A healthy mouth is an important part of eating, speaking, and breathing. Because the mouth has such a wide variety of functions and is exposed to many external environmental factors, it is at an increased risk for the development of tumors and infection.
Oral pathology is the medical term for any disease that can develop inside the mouth, jaws, or salivary glands. There are many oral pathological processes, including
- Strep throat
- Oral cancer
- Burning mouth syndrome
- Herpes simplex virus, most commonly known as cold sores
- Salivary gland disease
- Oral ulceration
- Some autoimmune diseases
If you think that you may be experiencing an oral pathological process, you may notice a change in the appearance of your mucosa. The mucosa is the smooth lining of the mouth that is coral pink in color and is the most common area where we see infections. Other structures that may show a change include the tonsils or tongue. Oral pathology can result in severe complications and may require extensive surgical treatment if not identified early.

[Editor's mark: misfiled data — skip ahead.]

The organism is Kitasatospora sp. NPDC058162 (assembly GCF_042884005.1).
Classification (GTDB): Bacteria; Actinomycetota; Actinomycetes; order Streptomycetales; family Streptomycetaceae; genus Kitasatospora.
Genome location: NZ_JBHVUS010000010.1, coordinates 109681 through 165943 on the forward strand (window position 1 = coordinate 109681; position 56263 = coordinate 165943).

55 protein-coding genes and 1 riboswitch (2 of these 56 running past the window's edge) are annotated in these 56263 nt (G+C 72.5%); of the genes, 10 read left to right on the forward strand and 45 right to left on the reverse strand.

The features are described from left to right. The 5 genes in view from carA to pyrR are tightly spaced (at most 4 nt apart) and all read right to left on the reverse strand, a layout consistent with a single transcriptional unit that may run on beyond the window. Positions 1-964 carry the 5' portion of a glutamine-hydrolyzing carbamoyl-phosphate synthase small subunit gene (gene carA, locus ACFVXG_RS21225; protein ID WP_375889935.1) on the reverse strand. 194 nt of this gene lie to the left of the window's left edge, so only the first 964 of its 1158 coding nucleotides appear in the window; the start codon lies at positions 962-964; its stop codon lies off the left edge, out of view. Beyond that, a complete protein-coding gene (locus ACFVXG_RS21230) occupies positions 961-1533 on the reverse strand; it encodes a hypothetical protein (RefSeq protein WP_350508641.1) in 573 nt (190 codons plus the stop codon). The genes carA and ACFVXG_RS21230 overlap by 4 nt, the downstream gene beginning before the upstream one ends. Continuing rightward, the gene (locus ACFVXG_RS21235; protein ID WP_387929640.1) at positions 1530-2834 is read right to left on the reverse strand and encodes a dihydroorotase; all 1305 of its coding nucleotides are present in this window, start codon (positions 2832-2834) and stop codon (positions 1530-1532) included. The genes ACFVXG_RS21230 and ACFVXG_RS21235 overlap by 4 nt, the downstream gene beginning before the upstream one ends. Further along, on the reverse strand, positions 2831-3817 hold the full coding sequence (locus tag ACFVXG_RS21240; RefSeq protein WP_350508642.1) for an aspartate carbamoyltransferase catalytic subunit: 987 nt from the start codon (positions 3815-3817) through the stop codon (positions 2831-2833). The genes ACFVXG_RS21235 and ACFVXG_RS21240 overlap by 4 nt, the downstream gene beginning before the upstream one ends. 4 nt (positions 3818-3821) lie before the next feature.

Most oral problems are benign, but it is important to have a qualified oral and maxillofacial surgeon examine your mouth if any symptoms are persistent. If you experience any of the following symptoms, you should be evaluated for an oral pathology:
- Reddish or whitish patches in the mouth
- A chronic sore throat or hoarseness
- A sore that fails to heal and bleeds easily
- Difficulty in chewing or swallowing
If any of these symptoms are present on your lips, cheeks, palate, gum tissue around the teeth, tongue, face, and/or neck, you should contact our office to schedule an oral examination with one of our skilled surgeons, Dr. John Bennion, Dr. Andrew Boyce, or Dr. Kyle Tracy. We will examine your mouth and its surrounding areas thoroughly to detect the presence of infection or disease and recommend treatment if necessary.
If a biopsy reveals cancerous cells, surgery can be performed to remove the affected area. Radiation therapy is also sometimes used for small tumors. This involves high-energy rays that damage cancer cells and stop them from growing. Radiation can be effective before surgery by shrinking the tumor to ease removal during surgery or after surgery to destroy any remaining cancer cells.
If you have any suspicious oral activity on your face or mouth, please contact Billings Oral Surgery & Dental Implant Center at either of our offices in Billings, MT, our office in Cody, WY, or our office in Sheridan, WY, to schedule a consultation.